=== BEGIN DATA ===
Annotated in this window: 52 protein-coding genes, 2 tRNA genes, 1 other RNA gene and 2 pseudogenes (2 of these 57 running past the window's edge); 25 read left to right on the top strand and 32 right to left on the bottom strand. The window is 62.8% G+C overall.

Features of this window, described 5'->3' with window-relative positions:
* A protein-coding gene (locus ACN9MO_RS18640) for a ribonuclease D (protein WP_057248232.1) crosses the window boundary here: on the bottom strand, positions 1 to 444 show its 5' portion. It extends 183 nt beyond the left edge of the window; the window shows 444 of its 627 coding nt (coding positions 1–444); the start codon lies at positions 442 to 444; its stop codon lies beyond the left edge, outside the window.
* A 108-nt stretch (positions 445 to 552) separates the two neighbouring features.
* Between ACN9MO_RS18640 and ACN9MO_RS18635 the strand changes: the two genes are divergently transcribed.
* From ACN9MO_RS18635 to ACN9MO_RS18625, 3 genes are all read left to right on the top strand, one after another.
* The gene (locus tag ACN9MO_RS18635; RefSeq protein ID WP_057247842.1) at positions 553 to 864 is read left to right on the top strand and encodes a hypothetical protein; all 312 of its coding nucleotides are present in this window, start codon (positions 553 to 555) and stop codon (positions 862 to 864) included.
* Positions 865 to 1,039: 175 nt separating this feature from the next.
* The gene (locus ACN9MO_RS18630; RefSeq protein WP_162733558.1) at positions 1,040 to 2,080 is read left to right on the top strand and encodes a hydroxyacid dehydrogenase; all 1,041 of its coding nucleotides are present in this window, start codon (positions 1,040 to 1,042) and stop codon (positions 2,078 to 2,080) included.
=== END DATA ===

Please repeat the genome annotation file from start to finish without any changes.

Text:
Annotated in this window: 52 protein-coding genes, 2 tRNA genes, 1 other RNA gene and 2 pseudogenes (2 of these 57 running past the window's edge); 25 read left to right on the top strand and 32 right to left on the bottom strand. The window is 62.8% G+C overall.

Features of this window, described 5'->3' with window-relative positions:
* A protein-coding gene (locus ACN9MO_RS18640) for a ribonuclease D (protein WP_057248232.1) crosses the window boundary here: on the bottom strand, positions 1 to 444 show its 5' portion. It extends 183 nt beyond the left edge of the window; the window shows 444 of its 627 coding nt (coding positions 1–444); the start codon lies at positions 442 to 444; its stop codon lies beyond the left edge, outside the window.
* A 108-nt stretch (positions 445 to 552) separates the two neighbouring features.
* Between ACN9MO_RS18640 and ACN9MO_RS18635 the strand changes: the two genes are divergently transcribed.
* From ACN9MO_RS18635 to ACN9MO_RS18625, 3 genes are all read left to right on the top strand, one after another.
* The gene (locus tag ACN9MO_RS18635; RefSeq protein ID WP_057247842.1) at positions 553 to 864 is read left to right on the top strand and encodes a hypothetical protein; all 312 of its coding nucleotides are present in this window, start codon (positions 553 to 555) and stop codon (positions 862 to 864) included.
* Positions 865 to 1,039: 175 nt separating this feature from the next.
* The gene (locus ACN9MO_RS18630; RefSeq protein WP_162733558.1) at positions 1,040 to 2,080 is read left to right on the top strand and encodes a hydroxyacid dehydrogenase; all 1,041 of its coding nucleotides are present in this window, start codon (positions 1,040 to 1,042) and stop codon (positions 2,078 to 2,080) included.